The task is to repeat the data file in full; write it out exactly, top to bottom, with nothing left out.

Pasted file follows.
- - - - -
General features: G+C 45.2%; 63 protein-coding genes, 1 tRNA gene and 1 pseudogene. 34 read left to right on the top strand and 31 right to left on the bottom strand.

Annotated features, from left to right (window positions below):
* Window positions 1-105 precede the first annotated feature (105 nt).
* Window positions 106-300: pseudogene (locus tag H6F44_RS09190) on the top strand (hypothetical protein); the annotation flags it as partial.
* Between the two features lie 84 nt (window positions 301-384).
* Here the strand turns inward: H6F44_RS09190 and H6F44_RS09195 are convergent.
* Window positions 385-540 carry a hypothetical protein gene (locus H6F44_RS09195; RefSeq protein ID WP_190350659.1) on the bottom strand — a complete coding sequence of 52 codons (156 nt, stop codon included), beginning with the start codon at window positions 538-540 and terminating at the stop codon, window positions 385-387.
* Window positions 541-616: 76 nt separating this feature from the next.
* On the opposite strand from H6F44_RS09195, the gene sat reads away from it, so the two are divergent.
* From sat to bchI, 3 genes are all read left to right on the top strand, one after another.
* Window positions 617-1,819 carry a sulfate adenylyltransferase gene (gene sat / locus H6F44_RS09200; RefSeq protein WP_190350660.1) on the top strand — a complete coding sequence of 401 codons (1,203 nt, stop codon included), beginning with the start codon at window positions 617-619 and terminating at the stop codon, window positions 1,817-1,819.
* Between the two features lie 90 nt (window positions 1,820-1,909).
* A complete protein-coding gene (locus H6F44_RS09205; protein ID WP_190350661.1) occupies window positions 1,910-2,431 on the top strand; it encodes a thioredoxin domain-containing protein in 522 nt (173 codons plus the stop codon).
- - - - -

General features: G+C 45.2%; 63 protein-coding genes, 1 tRNA gene and 1 pseudogene. 34 read left to right on the top strand and 31 right to left on the bottom strand.

Annotated features, from left to right (window positions below):
* Window positions 1-105 precede the first annotated feature (105 nt).
* Window positions 106-300: pseudogene (locus tag H6F44_RS09190) on the top strand (hypothetical protein); the annotation flags it as partial.
* Between the two features lie 84 nt (window positions 301-384).
* Here the strand turns inward: H6F44_RS09190 and H6F44_RS09195 are convergent.
* Window positions 385-540 carry a hypothetical protein gene (locus H6F44_RS09195; RefSeq protein ID WP_190350659.1) on the bottom strand — a complete coding sequence of 52 codons (156 nt, stop codon included), beginning with the start codon at window positions 538-540 and terminating at the stop codon, window positions 385-387.
* Window positions 541-616: 76 nt separating this feature from the next.
* On the opposite strand from H6F44_RS09195, the gene sat reads away from it, so the two are divergent.
* From sat to bchI, 3 genes are all read left to right on the top strand, one after another.
* Window positions 617-1,819 carry a sulfate adenylyltransferase gene (gene sat / locus H6F44_RS09200; RefSeq protein WP_190350660.1) on the top strand — a complete coding sequence of 401 codons (1,203 nt, stop codon included), beginning with the start codon at window positions 617-619 and terminating at the stop codon, window positions 1,817-1,819.
* Between the two features lie 90 nt (window positions 1,820-1,909).
* A complete protein-coding gene (locus H6F44_RS09205; protein ID WP_190350661.1) occupies window positions 1,910-2,431 on the top strand; it encodes a thioredoxin domain-containing protein in 522 nt (173 codons plus the stop codon).